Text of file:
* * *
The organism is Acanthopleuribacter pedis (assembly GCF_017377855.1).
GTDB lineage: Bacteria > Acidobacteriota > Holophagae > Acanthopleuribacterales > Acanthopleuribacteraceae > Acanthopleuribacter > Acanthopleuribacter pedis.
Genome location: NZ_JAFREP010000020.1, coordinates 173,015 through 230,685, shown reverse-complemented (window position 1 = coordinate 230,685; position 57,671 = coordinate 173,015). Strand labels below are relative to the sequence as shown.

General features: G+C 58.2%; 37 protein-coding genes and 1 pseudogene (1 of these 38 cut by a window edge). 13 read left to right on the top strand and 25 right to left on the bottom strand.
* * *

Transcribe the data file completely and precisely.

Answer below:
The organism is Acanthopleuribacter pedis (assembly GCF_017377855.1).
GTDB lineage: Bacteria > Acidobacteriota > Holophagae > Acanthopleuribacterales > Acanthopleuribacteraceae > Acanthopleuribacter > Acanthopleuribacter pedis.
Genome location: NZ_JAFREP010000020.1, coordinates 173,015 through 230,685, shown reverse-complemented (window position 1 = coordinate 230,685; position 57,671 = coordinate 173,015). Strand labels below are relative to the sequence as shown.

General features: G+C 58.2%; 37 protein-coding genes and 1 pseudogene (1 of these 38 cut by a window edge). 13 read left to right on the top strand and 25 right to left on the bottom strand.